Coaching Staff and Direction
No legitimate Arkansas preview can start without understanding the Razorbacks’ coaching situation and overall purpose. Despite 2013 resulting in the school’s worst winning percentage in sixty-one years, second year HC Brett Bielema is expected to make a number of stay-the-course instead of adapt-to-win decisions. The Long and short of it is that if Arkansas wants to change coaches, Arkansas would owe Bielema a buyout $12.8 million through the 2015 season and a mere $9.6 million if terminated in 2016. Bielema’s contract virtually assures him four full seasons to build the Razorback program as he sees fit, regardless of some booster pressure or heavy fan clamor.
Under Bielema, the offensive staff maintains continuity while the defense gets a much-needed jolt, albeit at the price of change once again. OC Jim Chaney and OL coach Sam Pittman return for Arkansas while Pittman does so despite an off-season play for his services from Alabama and Nick Saban. DC Chris Ash bolted for the same position at Ohio State which resulted in under-employed linebacker’s coach Randy Shannon’s move to assistant head coach and the hiring of former Rutgers DC and Tampa Bay linebackers coach Robb Smith as Arkansas’ new defensive coordinator.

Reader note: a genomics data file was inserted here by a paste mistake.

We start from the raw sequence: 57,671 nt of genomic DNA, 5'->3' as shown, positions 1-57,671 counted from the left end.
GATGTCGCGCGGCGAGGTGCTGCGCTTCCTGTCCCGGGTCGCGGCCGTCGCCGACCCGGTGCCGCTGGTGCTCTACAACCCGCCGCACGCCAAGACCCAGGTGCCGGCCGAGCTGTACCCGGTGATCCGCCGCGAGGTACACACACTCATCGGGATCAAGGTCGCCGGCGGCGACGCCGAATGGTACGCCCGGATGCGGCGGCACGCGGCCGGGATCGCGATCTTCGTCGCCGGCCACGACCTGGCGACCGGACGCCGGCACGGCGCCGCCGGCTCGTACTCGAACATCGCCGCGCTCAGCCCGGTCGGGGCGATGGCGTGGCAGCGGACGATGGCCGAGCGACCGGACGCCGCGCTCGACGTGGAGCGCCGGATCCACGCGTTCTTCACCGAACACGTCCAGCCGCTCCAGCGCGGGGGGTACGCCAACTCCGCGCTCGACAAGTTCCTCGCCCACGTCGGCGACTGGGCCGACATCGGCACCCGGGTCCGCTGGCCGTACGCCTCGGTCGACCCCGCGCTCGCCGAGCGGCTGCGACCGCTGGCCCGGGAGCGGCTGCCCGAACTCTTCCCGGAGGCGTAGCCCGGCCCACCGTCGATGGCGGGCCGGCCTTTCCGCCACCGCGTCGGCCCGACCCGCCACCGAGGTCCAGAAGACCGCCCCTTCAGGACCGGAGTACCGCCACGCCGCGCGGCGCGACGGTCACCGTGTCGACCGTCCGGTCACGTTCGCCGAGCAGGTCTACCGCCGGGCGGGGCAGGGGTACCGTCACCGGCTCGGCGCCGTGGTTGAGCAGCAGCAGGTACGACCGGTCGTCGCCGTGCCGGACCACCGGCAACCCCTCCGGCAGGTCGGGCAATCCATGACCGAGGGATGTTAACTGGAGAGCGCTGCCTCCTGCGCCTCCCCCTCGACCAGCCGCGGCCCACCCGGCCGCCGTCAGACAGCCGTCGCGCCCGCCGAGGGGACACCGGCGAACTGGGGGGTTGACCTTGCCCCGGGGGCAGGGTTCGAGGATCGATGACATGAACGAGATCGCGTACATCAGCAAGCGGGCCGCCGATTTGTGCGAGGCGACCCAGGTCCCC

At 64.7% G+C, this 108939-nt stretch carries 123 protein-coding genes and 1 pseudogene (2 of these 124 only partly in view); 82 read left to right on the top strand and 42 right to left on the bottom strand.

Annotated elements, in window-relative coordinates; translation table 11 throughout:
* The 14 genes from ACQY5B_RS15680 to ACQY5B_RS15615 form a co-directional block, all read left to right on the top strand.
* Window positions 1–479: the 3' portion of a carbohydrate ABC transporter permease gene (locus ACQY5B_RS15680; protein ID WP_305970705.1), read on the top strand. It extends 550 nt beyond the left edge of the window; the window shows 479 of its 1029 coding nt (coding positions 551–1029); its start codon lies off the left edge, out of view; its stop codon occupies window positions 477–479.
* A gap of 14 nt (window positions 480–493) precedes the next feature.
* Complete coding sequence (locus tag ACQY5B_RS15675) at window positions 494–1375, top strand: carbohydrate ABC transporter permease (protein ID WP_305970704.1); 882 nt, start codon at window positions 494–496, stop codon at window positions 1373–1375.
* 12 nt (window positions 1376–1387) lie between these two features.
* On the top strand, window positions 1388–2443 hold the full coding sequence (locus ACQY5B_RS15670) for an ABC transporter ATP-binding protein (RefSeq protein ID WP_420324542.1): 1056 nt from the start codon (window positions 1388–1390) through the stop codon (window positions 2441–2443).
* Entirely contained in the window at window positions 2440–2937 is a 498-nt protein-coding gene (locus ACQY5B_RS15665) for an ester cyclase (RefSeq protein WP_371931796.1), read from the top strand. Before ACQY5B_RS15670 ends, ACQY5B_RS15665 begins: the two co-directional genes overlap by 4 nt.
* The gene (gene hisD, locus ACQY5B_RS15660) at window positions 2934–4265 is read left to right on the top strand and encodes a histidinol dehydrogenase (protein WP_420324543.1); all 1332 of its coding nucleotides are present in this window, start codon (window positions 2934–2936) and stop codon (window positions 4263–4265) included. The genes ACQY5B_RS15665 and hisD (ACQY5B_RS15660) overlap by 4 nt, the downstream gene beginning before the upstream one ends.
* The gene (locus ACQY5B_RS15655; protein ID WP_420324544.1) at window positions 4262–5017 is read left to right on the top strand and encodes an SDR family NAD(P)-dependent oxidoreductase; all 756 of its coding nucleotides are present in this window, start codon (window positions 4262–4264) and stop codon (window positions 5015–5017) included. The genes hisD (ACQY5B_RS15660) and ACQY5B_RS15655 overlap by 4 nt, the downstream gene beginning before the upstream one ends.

Although winning is the ultimate goal, do not expect less-than-ready talent to play over experience or expect young, but ready, talent to play excessively to compensate for team weaknesses. Bielema’s job security propels him to build for the future.
Heading into August camps, Brandon Allen will be the Hogs’ number one quarterback with Brandon’s brother, Austin Allen, a red-shirt sophomore, and early-enrollee Rafe Peavey backing up Brandon Allen, at least on paper. Both ineffective QB starter A.J. Derby and Damon “Duwop” Mitchell, Jr., were forced to change positions midway through spring practice, moving to tight end and wide receiver respectively.